No one plans to get divorced, but there can be a mad dash to protect assets when it happens. Because California is a community property state, retirement accounts are considered part of the marital assets amassed during the marriage. During the property division phase of the divorce process, every account and property must be included, so the split is as equitable as possible.
In California, the following retirement accounts and plans are included in the property division:
- 401(k) plans
- 403(b) plans
- IRAs, Roth IRAs, and SEP-IRAs
- Employee stock ownership plans
- Family-owned business-funded plans
- Profit-sharing plans
How Retirement Accounts are Divided During Property Division
Because retirement accounts can’t always be divided equitably, they present a challenge for the division process. In California, even if your retirement account was established before you were married, portions of these accounts are marital property. For example: if your account were established years before you were married, the money from before the marriage wouldn’t be counted, but the money added since the marriage and the interest earned on that money would be considered marital property. Additionally, retirement accounts are often employer-provided, so when people move jobs, it’s possible to add new plans with each job. There are also brokerage accounts with self-directed retirement accounts and investments. With all the retirement and investment options available today, calculating the percentage of each account to determine what is marital or separate property could require many hours of high-level accounting.
Is it Possible to Protect My Retirement Accounts During a Divorce?
By the time you’ve decided to get a divorce, it could be too late to safeguard your retirement accounts from marital property division. A post-nuptial agreement could be an option if your spouse were willing to cooperate, and you could reach a mutually beneficial solution. When couples have many assets, like retirement accounts, to consider, the best way to protect these valuable assets is by establishing a prenuptial agreement that clarifies how retirement accounts will be treated in the event of a divorce. You could also protect your retirement plans on the backend using a post-nuptial agreement that outlines the specifics of how retirement accounts will be treated in the marriage going forward from the date of the post-nuptial agreement. You can protect your retirement investments by reaching a consensus with your spouse that agrees should the marriage end in divorce, you’d both keep your individual retirements accounts as separate property. It’s important to work with an attorney to create a prenuptial agreement that is fair so the courts will not void the agreement. Depending on your age when you divorce, dividing your retirement accounts after your working and highest-earning years are over could be detrimental to your overall financial health and safety net. Splitting your retirement account to fulfill your settlement agreement may not be feasible. Some plans will hit investors with a tax bill and a penalty for withdrawing too early. Understanding the rules of your plan will help you find the best course of action for your situation.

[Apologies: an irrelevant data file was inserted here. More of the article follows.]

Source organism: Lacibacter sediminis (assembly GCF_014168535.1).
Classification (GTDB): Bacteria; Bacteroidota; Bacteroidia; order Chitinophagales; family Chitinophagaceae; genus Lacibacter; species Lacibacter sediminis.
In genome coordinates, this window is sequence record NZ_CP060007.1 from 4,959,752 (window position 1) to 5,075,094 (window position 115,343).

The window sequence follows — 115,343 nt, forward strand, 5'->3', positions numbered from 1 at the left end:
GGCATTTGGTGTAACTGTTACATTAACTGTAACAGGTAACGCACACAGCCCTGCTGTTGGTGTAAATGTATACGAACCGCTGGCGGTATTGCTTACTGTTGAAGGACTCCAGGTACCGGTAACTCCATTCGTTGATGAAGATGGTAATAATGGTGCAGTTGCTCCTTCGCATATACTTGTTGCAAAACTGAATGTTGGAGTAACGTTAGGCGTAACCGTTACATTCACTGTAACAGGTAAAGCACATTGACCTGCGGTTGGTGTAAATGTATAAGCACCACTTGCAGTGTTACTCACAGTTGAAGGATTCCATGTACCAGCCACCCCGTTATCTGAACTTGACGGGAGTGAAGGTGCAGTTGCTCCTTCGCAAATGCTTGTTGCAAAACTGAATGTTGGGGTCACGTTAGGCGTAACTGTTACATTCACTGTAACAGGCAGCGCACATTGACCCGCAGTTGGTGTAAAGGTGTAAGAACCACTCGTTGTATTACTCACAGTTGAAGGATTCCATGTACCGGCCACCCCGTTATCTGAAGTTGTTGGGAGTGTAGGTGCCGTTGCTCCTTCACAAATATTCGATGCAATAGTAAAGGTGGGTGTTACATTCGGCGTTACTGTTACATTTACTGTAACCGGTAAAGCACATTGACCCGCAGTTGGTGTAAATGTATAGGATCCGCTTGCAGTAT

Hire an Experienced Attorney
Dividing accounts due to divorce is usually an emotional and frustrating experience. If you have high-value assets, it can be particularly worrying if these properties are part of a retirement strategy. Realizing you will need to divide these earmarked assets with your spouse doesn’t have to be a cause for alarm. If you can’t create a mutually beneficial post-nuptial agreement, you can hire an experienced and knowledgeable divorce attorney who can help speed up the property valuations for our assets and keep the property division process from dragging on for months. If you’re not married yet, but you’re worried about your retirement assets, now is the time to start working on a prenuptial agreement to meet your needs.
Palmer Rodak & Associates can help create a prenuptial agreement that protects your retirement assets. Call us today at (760) 573-2223 to schedule a consultation.